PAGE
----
If your long-range plan is a career in real estate investing, it's likely that at some point you'll own rental properties and be a landlord. It will be up to you to find and screen tenants, collect rents, clean up when they move out, and maintain and repair your properties (unless, of course, you hire a full-time management company to take care of such duties for you). How well you perform these tasks can go a long way toward determining how well you succeed in real estate.
There are a number of clues to look for that will help you to determine whether or not a home will make a good rental property. For example:
- Look in areas that have a plentiful supply of tenants. Good candidate areas are those where jobs are nearby to supply a tenant base. Additionally, the property should be a suitable match for the tenant market. For instance, if you have a low-income property and the local work force consists mainly of highly paid white-collar types, you might have a difficult time finding tenants. Similarly, if blue-collar workers are the area's majority, renting a high-priced property will be a problem.
- Look in areas that have a shortage of rental units. If there are too many rental units for too few prospective tenants, you'll have trouble. Check the "for rent" ads of local newspapers to get a feel for the supply. Also, it wouldn't hurt to visit a few of the rentals you find to get a look at what your competition is. And if all else fails (or even if it doesn't), ask a real estate agent who specializes in rental properties what the market is like.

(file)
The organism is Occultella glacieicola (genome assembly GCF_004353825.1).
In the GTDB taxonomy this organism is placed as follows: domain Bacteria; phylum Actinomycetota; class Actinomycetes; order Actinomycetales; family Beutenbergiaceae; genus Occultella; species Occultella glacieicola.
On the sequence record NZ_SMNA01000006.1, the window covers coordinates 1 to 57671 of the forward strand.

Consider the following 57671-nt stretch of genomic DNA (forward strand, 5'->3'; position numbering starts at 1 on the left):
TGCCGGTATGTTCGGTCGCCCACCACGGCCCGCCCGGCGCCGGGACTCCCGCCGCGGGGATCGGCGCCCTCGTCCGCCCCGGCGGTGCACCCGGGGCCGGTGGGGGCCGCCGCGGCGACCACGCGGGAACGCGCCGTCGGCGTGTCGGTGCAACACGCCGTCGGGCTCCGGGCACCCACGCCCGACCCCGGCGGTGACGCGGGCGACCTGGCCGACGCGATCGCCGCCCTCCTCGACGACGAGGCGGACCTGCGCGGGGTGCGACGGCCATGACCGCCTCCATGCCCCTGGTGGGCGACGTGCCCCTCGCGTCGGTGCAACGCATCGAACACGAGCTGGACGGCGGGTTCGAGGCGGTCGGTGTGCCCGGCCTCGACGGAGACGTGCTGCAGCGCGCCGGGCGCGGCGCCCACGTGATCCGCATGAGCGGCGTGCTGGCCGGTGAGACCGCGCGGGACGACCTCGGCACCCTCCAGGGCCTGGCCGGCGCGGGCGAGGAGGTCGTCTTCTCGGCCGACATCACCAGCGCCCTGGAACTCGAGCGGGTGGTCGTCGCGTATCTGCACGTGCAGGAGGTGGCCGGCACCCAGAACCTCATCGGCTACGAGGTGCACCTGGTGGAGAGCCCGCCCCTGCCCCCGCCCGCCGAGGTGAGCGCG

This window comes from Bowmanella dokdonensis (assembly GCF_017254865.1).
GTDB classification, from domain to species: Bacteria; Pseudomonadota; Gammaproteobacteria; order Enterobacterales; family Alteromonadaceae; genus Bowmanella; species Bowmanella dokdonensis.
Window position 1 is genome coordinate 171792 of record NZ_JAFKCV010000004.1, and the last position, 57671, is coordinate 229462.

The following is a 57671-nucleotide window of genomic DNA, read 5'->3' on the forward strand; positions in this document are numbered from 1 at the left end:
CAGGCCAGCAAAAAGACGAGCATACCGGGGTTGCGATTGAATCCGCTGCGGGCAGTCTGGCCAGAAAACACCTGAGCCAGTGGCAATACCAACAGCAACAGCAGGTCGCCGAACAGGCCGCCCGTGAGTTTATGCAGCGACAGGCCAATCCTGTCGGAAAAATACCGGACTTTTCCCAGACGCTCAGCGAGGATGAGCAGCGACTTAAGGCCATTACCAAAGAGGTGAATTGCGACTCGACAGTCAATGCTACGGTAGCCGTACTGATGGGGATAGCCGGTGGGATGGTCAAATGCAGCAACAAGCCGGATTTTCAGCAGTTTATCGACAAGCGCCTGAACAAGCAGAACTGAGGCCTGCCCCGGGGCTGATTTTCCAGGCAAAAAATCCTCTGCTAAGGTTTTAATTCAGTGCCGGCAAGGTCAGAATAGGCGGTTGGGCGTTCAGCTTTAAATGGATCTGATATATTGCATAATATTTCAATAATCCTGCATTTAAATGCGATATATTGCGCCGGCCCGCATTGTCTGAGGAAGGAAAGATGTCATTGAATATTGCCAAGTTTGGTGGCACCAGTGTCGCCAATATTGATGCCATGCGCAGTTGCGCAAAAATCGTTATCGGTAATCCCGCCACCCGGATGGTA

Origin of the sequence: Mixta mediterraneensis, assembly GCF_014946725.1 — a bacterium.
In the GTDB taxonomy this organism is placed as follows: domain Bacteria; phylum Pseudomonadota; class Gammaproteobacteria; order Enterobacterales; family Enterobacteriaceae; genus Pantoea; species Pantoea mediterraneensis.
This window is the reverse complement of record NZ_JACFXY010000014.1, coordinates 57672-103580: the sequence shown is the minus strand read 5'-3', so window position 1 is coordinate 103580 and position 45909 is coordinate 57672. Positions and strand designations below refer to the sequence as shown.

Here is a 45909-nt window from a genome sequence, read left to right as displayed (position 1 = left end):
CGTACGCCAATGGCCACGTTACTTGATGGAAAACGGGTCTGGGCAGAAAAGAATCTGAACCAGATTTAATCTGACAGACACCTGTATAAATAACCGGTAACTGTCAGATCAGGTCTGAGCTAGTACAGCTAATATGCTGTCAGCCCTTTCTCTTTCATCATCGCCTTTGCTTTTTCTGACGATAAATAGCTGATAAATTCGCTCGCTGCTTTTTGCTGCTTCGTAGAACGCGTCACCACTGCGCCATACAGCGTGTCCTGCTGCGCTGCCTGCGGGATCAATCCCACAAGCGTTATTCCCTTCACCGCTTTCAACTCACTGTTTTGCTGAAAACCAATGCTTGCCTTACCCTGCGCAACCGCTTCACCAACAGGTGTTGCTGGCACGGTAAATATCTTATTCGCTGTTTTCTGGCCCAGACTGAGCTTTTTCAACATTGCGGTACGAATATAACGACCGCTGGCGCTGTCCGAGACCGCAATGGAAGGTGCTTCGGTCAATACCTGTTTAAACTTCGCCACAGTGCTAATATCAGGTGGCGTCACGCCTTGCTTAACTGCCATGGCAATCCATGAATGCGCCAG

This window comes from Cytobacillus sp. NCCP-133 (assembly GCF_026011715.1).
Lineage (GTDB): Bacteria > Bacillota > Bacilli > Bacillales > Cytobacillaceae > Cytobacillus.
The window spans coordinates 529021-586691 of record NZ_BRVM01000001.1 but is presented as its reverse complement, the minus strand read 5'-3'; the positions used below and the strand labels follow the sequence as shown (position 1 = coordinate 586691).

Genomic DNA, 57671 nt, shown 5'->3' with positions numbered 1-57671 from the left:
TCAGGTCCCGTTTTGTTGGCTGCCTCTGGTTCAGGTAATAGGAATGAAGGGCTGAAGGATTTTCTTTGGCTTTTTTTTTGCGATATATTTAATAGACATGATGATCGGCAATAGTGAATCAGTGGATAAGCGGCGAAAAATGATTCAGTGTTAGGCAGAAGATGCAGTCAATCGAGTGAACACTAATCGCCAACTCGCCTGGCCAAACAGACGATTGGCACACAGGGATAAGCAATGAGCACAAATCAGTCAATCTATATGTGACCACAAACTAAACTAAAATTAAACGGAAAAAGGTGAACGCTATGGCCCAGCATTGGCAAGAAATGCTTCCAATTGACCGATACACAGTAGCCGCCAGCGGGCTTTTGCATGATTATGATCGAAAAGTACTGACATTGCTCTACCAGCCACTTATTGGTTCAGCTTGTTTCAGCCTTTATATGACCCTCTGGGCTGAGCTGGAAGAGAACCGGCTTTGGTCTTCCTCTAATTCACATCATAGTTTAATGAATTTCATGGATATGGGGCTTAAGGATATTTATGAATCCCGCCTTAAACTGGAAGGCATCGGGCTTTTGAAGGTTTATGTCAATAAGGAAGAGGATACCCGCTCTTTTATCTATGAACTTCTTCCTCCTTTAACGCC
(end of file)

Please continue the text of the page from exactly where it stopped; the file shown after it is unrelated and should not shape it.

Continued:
- Look for modern homes. An older house that needs a lot of repairs will simply be too troublesome. The home you choose should be under ten years old (ideally under three), and it should be in good shape when you buy it (unless, of course, you're in the market for a fixer-upper).
- Don't consider elaborate homes. Don't buy anything fancy as a rental property – light, basic colors and beige carpeting (not white, which is very easily soiled and difficult to clean) is the way to go. Avoid swimming pools and other amenities that have high maintenance costs and lots of potential liability. A smaller lot with less landscaping to keep trimmed is also better than more. You get the idea.
- Look for homes that offer good rental incomes. The property should present a good ratio of rental-income to cost. You want the monthly income from rents to at least come close to covering your expenses – and, ideally, to pay them completely, of course. The only way to accomplish this is to avoid overpaying for the property, which means that you should look for relatively inexpensive rentals.
- Purchase properties close to your home. One of the biggest mistakes that an investor can make is to buy distant rental property. It can make keeping up with maintenance and repairs, not to mention collecting rents, extremely difficult (unless, again, you hire a management company, which is typically out of the question for beginning investors). If at all possible, keep your investment properties fairly local – within fifty miles or so. It's also easier to stay familiar with the rental markets if they're close by.